BALTIMORE — Could a case of herpes increase your risk for dementia during old age? A team from Johns Hopkins Bloomberg School of Public Health finds that several common infections could negatively impact brain health, especially for middle-aged and older adults. Some of the viruses are actually more common during childhood, while up to 50 percent of the population may carry another one of these parasites.
“The idea that common infections could contribute to cognitive decline and perhaps Alzheimer’s disease risk was once on the fringe and remains controversial, but due to findings like the ones from this study, it’s starting to get more mainstream attention,” says senior author Adam Spira, PhD, professor in the Bloomberg School’s Department of Mental Health and a core faculty member of the Johns Hopkins Center on Aging and Health, in a university release.
The researchers studied the antibody levels to five common pathogens in 575 middle-aged and older adults between the ages of 41 and 97. Four of these were herpes viruses: herpes simplex virus type 1, cytomegalovirus, varicella zoster virus (chickenpox and shingles viruses), and the Epstein-Barr virus. The last one was a parasite called Toxoplasma gondii. The team recruited the participants from the Epidemiologic Catchment Area (ECA) Study, completed in East Baltimore in 1981. These individuals donated blood for testing and took cognitive tests.
“After accounting for participants’ age, sex, race, and the largest genetic risk factor for Alzheimer’s disease, the data in our study showed that a greater number of positive antibody tests related to five different infections was associated with poorer cognitive performance. To our knowledge, this kind of additive effect of multiple infections on performance on a cognitive test has not been shown before,” explains Dr. Spira.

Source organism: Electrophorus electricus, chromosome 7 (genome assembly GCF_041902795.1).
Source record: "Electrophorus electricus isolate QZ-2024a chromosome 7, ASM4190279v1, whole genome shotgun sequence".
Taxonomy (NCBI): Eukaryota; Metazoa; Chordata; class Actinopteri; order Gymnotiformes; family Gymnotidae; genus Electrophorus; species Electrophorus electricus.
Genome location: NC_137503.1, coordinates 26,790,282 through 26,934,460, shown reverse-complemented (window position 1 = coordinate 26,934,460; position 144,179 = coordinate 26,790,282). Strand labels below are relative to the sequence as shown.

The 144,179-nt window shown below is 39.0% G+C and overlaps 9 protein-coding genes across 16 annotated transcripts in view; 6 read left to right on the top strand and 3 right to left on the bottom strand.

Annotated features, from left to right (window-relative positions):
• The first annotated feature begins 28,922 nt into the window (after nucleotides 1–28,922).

The link is stronger in people without the Alzheimer’s gene
For common pathogens that people often encounter during childhood, the body either clears the illness or it turns into suppressed, latent infection. Therefore, the team considered that high levels of antibodies in these participants point to the infections becoming more active due to their immune systems weakening with age.
Geneticist Brion Maher, PhD, a study co-author and professor in the Bloomberg School’s Department of Mental Health, took things even further. He additionally analyzed the results for participants who had a common Alzheimer’s risk factor, the Ɛ4 variant of the apolipoprotein-E (ApoE) gene. Results show there was an association between positive antibody counts and cognitive status in both Ɛ4 and non-Ɛ4 groups, however it was stronger in the latter.
“That was a surprise, finding a weaker link in the Ɛ4 group,” says Maher. “It’s something that should be followed up with larger studies.”
With the help of funding from the National Institute on Aging, the team is now following up with ECA data in Baltimore from 2016-2022 and collecting additional data from these participants.
The findings are published in the journal Alzheimer’s & Dementia.